That concludes fashion month, I suppose. Buyers, stylists, models, and celebrities have been traveling between fashion capitals over the past few weeks to learn how the world's best-dressed men will be dressing for next summer.
So, what's the verdict? Are we all going to be dressed like highlighter pens, or will neutral shades reign supreme once again? Will the silhouettes be baggy or Meet Me in the Bathroom-level skinny? Will our wardrobes be even more gorpcore-y or Y2K or... neither? Without further ado, here's our trend breakdown.
Showing at Fendi’s leather goods factory, Silvia Venturini Fendi presented a collection that played tribute to the callous-thumbed artisans that fill her team. Suits came with stitches for fitting alterations and shirts were printed with toolkits, but it was in the accessories where you could see a direct connection to workers’ uniforms. Models walked with F-monogrammed coffee cups (some in holders, some in hand), documents, measuring tape and name tags as if they were just clocking in for another day.
This trend for accessorising everyday items and elevating the supposedly mundane continued into Paris Fashion Week. Louis Vuitton also had a fellow caffeine addict walk their runway, this time with a straw poking out of the coffee cup lid, as well a model who sported a leather version of the LV shopping bag.
It’s natural for summer collections to be a bit on the brighter side, but no one was expecting the sheer amount of clothes that were imbued with a satsuma-esque shade of orange. While the colour can be intimidating for even the most extroverted dresser, designers made it look as effortless as an Easy Peeler: Dries Van Noten paired pumpkin shorts with a tucked-in double-breasted blazer, while Etro’s more brazen take—a tinsel tank and hoody combo—is for the risk takers. For a contemporary take on suiting, Zegna’s pastel pieces shouldn’t be ignored, and should prove to be a go-to for wedding attire next year, but for casual, everyday-wear, Bianca Saunders’ graphic tees are a must.
Recently, the baseball cap has had a comeback, and it appears that the sporting fervor will continue into next summer as well. Fendi, Martine Rose and Saul Nash all had their own takes, varying from Italian leather to acid-wash denim. But there was more outré headwear, too. Kim Jones had his models wear colourful beanies (at an askew angle) while at Kenzo, Nigo showed wide-brim sun hats and printed berets.
The rules of smart-casual dressing have always included a time-tested formula: pair a nice shirt with some more relaxed bottoms and... there you have it. Foolproof, which is why it featured heavily across the spring/summer ’24 shows. But for this season, you should expect shirt designs that are brasher and a lot more eye-catching. Dior, for example, bejewelled a work shirt with a load of blue crystals, while Ami and Dries Van Noten both had heavily sequinned button-downs within their collections. Prada even stuck on 3D florals and some fringing onto theirs. The message is clear: the bolder the better.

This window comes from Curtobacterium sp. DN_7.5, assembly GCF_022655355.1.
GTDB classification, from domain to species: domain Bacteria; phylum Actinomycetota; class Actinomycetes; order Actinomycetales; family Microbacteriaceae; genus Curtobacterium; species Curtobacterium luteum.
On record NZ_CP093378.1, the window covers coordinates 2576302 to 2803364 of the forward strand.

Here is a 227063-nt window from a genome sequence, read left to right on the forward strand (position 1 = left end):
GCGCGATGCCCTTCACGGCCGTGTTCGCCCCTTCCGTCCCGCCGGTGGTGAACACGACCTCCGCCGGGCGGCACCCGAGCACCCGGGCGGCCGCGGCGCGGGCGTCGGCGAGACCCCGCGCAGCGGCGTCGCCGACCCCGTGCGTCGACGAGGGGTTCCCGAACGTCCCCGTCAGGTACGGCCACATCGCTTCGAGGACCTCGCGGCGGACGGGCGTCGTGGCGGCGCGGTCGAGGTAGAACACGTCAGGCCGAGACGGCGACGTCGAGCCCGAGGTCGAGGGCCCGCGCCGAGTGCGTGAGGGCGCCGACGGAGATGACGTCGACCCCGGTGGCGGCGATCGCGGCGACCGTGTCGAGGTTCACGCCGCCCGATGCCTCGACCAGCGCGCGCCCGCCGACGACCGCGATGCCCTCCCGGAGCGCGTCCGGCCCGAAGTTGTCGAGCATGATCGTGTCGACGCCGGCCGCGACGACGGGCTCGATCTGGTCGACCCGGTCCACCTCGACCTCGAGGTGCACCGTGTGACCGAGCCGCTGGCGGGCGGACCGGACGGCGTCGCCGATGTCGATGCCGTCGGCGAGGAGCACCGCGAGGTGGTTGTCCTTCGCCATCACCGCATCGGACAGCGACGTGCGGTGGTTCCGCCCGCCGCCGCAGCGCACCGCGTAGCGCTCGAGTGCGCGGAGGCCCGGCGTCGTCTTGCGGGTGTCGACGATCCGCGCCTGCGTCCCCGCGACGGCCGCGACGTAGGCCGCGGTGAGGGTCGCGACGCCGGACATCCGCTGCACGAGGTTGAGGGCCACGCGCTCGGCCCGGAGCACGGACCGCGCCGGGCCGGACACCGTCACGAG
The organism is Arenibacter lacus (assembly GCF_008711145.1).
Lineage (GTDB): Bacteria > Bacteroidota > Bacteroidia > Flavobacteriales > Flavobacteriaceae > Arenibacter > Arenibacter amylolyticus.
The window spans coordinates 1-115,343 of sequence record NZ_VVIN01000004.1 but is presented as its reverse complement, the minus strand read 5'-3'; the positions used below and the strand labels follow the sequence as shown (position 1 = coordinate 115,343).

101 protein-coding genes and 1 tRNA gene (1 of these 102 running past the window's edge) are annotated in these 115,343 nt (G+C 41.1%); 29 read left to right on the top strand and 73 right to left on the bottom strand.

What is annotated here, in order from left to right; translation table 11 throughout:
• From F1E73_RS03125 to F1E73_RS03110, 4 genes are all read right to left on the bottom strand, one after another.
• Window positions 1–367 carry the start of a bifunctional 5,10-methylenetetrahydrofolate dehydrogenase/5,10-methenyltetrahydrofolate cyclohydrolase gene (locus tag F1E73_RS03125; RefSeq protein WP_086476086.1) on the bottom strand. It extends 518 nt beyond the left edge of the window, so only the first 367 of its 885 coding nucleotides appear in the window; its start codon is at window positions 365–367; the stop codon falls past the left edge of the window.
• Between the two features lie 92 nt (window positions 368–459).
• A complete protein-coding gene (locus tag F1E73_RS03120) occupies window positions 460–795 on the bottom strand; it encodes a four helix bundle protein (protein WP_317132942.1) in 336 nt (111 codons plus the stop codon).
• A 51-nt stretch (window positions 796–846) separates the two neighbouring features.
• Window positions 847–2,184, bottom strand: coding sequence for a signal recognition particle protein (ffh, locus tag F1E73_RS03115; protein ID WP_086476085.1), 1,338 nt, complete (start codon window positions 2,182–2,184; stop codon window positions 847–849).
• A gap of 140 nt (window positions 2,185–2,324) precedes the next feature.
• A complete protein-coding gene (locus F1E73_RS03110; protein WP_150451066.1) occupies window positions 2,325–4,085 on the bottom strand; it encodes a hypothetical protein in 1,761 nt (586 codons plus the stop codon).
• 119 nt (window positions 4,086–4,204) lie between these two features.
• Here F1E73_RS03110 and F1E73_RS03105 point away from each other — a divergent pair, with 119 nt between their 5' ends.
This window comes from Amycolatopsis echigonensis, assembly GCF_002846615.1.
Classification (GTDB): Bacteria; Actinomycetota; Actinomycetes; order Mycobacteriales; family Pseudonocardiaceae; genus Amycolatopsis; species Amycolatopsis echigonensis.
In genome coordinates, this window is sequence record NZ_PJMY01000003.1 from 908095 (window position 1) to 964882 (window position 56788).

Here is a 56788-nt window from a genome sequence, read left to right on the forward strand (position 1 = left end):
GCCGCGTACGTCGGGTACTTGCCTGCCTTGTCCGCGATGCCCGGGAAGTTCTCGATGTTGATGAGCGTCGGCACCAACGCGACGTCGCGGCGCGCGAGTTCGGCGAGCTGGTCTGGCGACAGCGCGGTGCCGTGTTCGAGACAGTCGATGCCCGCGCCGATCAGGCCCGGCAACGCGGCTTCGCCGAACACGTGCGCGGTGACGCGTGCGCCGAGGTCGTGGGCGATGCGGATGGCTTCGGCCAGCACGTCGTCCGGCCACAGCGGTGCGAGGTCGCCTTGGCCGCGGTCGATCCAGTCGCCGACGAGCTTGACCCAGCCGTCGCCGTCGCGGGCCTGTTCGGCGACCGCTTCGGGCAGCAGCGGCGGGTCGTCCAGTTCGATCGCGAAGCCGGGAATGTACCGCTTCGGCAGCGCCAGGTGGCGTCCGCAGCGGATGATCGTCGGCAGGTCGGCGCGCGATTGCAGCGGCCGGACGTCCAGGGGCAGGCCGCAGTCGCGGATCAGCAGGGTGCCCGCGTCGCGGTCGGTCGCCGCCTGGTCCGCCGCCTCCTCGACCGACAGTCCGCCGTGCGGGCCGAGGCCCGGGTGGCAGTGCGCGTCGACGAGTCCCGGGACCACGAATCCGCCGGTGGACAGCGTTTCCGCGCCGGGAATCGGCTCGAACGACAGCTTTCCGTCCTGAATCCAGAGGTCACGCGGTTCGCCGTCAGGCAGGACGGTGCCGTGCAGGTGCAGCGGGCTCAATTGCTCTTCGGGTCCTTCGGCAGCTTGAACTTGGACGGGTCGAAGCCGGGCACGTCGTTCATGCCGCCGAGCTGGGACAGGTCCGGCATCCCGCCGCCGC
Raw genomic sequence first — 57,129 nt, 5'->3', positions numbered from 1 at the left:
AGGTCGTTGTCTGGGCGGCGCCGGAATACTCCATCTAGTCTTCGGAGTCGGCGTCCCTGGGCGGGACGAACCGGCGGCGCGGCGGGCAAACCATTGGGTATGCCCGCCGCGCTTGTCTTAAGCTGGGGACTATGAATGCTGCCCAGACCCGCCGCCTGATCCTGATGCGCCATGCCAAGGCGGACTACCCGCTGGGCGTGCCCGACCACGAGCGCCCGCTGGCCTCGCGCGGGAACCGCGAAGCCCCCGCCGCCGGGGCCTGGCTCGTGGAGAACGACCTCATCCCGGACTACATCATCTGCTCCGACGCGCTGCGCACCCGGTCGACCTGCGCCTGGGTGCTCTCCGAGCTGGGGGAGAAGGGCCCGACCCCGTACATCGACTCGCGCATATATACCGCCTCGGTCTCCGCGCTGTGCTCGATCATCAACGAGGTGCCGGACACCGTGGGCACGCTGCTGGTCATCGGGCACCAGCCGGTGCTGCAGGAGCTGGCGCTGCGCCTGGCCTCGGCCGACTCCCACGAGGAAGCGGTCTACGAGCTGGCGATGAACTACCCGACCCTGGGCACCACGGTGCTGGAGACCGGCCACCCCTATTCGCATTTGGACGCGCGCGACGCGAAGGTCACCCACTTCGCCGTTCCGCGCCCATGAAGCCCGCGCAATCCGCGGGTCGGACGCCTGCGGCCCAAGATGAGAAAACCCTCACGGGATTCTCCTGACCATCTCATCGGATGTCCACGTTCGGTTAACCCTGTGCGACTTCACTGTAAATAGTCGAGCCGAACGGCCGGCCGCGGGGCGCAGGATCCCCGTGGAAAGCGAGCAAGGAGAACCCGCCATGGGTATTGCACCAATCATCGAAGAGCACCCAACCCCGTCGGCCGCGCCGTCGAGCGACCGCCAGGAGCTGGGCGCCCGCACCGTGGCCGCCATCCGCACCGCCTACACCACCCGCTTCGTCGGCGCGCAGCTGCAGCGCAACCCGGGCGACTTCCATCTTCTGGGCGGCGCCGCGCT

This season also saw brands embrace a concept that has been embraced in womenswear for decades: the going out top. Fendi had a halterneck shirt where the arms drape behind, and Loewe presented a metallic blouse that sparkled like a disco ball. And for more retro takes, Saint Laurent had sleeveless pussybows and sheer blouses aplenty.
It’s lucky that the Y2K low-rise trend has barely entered the menswear-sphere, despite having dominated womenswear for seasons now. In fact, brands are rebelling against it. Waistlines were well above the belly button at Loewe and Prada in both trousers and shorts form respectively, while the use of cummerbunds at D&G and Wales Bonner gave the visual illusion of longer legs and shorter torsos.
Hemlines have also started retreating north, despite seasons of the long and slouchy silhouette. All of the longer-length bottoms at Dior were cropped just above the ankle, and at Hermès the hems were turned up to give full view of the models' fisherman sandals. Waistbands and hemlines are moving on up.
Perennial plants have been blooming in menswear for the last few years, and seeing them blooming in this season’s collections isn’t all that unusual. However, they were blown up to larger and slightly darker sizes as opposed to the more twee prints we had previously seen. As mentioned earlier, Prada had 3D lilies stitched onto shirts, but also positioned them alongside prints of slightly gloomier (potentially underwatered) styles. Emporio Armani centred their black-heavy collection around a ginkgo leaf, where it featured as cut-outs on peak lapel blazers and woven onto lattice-like tops. Valentino had singular roses, an enlarged poppy motif and peonies as part of its sartorial garden, and Kenzo had rose heads printed and stitched onto its denim pieces.